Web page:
i wish someone would respond to me. i have info of all thats going on. i have gone through all these new problems due to the worm i been fighting since 2008 aug. the main worm is still untouched. and i am still spreading it and cant do anything about it. this registry key situation started off when i tried to block the hacker at the beginning, when i was winning, he changed it so everything said access denied, and later while loggin in, would give himself my status and degrade me 1 step lower. the keys on my machine would be blocked, and at times, would block me from being able to log on to the computer. and i formated so many times.
this worm seems to be above boot, possibly device firmware alterations and bios. anything after that would be beyond me. i been fighting since aug 2008 and still cant rid the worm and want someone to help.
i am affecting computers 24/7 using pings that i cant even touch. help....
this worm is independant of the operating system. and even a low level formating with all devices taken out that emit signals, and new restore disk, and all the extras. when doing all this, the worm is affecting the computer even still. any machine brought into my house gets infected. can anyone help...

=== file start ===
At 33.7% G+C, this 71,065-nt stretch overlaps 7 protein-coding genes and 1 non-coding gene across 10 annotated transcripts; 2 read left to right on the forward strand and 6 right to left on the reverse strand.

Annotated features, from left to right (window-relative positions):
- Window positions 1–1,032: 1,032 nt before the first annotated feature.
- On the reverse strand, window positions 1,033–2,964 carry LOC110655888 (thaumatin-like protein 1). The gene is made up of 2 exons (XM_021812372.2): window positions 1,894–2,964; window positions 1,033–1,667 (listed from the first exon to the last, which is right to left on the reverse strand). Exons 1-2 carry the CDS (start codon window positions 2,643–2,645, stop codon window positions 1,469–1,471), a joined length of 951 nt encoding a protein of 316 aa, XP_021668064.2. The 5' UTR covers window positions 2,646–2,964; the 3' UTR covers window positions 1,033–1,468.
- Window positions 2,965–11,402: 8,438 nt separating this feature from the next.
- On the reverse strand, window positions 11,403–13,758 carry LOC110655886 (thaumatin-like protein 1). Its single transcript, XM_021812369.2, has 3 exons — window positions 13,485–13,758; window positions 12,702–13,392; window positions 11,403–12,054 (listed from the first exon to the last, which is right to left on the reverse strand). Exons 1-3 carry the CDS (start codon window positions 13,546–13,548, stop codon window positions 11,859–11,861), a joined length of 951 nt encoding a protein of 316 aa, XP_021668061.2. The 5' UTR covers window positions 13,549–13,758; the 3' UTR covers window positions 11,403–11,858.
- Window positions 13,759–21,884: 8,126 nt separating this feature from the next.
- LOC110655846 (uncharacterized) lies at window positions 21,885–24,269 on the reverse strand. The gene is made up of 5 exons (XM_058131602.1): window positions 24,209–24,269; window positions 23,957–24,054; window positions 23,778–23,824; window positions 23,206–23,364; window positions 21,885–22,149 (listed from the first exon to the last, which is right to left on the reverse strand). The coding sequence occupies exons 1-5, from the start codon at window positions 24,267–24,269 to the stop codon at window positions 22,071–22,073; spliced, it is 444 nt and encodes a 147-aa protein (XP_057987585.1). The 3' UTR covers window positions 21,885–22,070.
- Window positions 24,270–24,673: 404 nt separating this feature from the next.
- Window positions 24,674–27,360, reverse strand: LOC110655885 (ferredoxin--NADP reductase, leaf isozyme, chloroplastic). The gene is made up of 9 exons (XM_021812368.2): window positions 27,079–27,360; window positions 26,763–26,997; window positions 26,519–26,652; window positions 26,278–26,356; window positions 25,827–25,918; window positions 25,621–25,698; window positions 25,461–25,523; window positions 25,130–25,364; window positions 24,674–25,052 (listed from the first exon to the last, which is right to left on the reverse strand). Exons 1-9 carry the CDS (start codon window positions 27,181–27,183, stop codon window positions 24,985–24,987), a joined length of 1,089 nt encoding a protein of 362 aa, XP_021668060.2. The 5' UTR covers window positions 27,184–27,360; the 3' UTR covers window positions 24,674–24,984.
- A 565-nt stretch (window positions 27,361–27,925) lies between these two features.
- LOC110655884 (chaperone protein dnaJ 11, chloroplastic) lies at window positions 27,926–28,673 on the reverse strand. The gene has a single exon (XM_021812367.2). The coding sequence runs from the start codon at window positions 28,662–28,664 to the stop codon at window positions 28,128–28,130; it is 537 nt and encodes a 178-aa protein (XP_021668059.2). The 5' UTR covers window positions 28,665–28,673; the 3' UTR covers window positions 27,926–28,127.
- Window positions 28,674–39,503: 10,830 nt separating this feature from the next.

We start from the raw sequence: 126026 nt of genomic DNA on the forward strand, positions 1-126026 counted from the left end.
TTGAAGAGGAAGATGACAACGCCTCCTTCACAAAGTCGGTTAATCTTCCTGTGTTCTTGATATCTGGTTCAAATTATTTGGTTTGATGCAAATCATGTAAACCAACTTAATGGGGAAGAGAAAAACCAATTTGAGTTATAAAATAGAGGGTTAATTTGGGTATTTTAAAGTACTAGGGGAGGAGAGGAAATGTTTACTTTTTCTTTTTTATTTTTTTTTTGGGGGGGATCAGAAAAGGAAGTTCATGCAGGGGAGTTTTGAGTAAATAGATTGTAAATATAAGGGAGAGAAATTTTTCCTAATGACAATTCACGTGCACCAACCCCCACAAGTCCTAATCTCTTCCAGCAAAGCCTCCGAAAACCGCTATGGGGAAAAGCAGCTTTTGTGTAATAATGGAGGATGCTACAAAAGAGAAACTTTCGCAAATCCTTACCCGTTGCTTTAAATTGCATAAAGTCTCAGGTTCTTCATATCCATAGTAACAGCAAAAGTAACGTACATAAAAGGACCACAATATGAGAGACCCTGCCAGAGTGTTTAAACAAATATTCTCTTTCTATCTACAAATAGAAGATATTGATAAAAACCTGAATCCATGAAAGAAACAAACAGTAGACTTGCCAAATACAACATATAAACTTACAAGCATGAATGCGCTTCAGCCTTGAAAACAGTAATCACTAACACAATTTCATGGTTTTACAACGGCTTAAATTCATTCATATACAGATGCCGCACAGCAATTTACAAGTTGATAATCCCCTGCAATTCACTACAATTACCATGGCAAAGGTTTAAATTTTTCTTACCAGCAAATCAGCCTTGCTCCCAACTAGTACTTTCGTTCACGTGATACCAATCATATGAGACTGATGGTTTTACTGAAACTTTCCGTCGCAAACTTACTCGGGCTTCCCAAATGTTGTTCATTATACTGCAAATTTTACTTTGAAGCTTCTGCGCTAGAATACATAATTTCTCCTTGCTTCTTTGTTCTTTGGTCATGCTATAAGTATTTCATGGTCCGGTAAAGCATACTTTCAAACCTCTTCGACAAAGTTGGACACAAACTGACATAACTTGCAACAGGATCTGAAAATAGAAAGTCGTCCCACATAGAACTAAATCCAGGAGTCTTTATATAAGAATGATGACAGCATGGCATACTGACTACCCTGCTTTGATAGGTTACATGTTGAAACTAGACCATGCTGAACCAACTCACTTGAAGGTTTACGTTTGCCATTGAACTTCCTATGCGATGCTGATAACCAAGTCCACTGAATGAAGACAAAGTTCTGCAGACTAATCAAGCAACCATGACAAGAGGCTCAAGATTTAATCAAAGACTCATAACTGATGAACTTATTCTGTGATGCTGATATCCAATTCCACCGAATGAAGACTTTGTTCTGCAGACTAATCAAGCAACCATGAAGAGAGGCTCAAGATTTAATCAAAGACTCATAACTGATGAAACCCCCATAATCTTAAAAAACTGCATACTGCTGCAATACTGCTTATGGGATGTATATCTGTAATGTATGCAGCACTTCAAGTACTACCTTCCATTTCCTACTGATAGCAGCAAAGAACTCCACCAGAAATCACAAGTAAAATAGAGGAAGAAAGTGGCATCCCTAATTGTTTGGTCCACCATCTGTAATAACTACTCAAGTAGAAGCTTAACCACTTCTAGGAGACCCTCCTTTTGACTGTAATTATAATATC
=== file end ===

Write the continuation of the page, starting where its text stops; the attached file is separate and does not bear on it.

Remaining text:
and dont tell me to use antivirus, i tried all variations of all antiviruses, firewalls, onestop, and all others. they all dont detect. i have info allowing me to know that the other worms were decoys. no one is responding. if all else, send this to someone who can investigate or at least want to hear the details i have of whats going on.